RES 'ceases work' on £300m Blyth biomass power station
The company behind a £300m biomass power station in Northumberland says it is ceasing work on the development.
North Blyth Energy Ltd was given permission last July to build the plant at the Port of Blyth.
But parent company RES has now blamed the government's "inconsistent support for dedicated biomass energy".
A Department of Energy and Climate Change spokesman said the UK is "one of the most attractive places to invest in renewable energy".
When the plans for the station were submitted, the company said it would provide enough low carbon electricity to supply up to 170,000 homes a year - equal to all the homes in the county.
Gordon MacDougall, RES' chief operating officer for the UK, said: "The North Blyth Biomass Power Station currently faces insurmountable investment barriers due to uncertain government energy policy.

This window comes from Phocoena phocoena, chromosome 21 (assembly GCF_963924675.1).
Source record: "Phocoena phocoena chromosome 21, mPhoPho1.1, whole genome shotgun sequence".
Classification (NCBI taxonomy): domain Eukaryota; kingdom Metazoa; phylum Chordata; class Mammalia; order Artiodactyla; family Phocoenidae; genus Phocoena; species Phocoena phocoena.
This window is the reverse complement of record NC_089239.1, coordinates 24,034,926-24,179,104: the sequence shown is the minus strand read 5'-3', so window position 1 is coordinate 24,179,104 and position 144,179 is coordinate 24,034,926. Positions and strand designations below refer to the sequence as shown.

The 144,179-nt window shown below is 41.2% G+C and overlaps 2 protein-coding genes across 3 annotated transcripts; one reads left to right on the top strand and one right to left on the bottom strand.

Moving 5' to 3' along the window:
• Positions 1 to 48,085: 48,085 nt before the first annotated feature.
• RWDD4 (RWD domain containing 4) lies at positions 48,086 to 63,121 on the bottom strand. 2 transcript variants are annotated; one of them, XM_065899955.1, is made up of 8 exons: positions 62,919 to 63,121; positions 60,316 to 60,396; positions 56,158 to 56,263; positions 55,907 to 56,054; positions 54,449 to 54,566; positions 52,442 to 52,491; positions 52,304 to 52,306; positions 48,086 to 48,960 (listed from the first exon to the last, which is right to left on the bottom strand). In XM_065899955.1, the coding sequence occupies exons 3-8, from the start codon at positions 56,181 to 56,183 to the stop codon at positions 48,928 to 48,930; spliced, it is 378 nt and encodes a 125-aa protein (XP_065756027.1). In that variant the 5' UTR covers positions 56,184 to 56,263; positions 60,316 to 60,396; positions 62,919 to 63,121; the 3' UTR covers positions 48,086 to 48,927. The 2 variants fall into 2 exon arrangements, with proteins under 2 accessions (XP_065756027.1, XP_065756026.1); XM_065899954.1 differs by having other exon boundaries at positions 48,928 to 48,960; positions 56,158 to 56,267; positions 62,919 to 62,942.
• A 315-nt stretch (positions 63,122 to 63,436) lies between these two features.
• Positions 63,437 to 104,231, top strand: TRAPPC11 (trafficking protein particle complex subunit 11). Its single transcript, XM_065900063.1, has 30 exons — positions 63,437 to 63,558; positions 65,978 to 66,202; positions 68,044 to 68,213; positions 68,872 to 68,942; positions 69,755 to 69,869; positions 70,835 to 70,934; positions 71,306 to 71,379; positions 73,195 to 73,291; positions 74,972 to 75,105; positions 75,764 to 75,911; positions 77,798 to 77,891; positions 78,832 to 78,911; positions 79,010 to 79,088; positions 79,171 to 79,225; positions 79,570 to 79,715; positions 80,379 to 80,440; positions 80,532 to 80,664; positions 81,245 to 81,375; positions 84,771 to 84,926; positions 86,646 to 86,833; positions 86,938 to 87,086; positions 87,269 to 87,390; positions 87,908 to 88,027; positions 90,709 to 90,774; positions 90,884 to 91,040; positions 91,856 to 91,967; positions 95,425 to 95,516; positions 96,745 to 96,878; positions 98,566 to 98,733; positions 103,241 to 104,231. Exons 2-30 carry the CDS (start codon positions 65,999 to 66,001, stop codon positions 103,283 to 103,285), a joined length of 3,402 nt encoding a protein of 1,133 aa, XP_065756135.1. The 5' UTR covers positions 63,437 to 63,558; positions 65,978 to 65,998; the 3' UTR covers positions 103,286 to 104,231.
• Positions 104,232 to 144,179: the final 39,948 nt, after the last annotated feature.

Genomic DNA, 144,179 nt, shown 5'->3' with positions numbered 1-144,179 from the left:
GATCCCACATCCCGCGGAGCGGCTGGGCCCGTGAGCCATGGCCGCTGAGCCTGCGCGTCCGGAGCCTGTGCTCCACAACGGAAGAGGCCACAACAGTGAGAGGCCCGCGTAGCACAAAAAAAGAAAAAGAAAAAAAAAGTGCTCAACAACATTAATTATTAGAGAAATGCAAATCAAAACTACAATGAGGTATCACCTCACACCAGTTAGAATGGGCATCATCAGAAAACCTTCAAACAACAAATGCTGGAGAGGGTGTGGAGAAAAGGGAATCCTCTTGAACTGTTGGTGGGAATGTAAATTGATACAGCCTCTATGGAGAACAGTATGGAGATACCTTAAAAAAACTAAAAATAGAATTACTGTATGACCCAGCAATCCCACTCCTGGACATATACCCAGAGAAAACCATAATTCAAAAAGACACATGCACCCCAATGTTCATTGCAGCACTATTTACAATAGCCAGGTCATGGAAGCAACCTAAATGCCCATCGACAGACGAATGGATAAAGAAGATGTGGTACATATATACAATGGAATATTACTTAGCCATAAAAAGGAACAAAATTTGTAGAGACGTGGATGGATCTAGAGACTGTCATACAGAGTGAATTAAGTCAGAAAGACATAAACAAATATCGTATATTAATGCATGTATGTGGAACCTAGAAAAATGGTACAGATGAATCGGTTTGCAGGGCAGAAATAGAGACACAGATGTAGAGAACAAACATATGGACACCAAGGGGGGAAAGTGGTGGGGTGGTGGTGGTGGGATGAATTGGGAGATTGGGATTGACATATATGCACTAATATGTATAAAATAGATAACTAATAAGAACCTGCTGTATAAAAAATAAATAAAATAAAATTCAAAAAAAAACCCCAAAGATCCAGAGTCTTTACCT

"The gradual erosion of support for dedicated biomass leaves us with no other option."
The firm's statement said a key project partner had withdrawn late last year as a result of the government's stance.
RES had said the development at Battleship Wharf would have created 300 construction jobs as well as 50 full-time operational roles at the plant, which would have burned wood-based fuel.
A Department of Energy and Climate Change spokesman said: "We are disappointed that RES have decided not to take this project forward.
"However, this is a commercial decision.
"The UK is one of the world's most attractive places to invest in renewable energy, ranking second in the world for biomass.
"Our electricity market reforms will deliver at least £40bn of investment in renewables between now and 2020, providing enough power for 10 million homes."
Construction of the plant was expected to begin this year.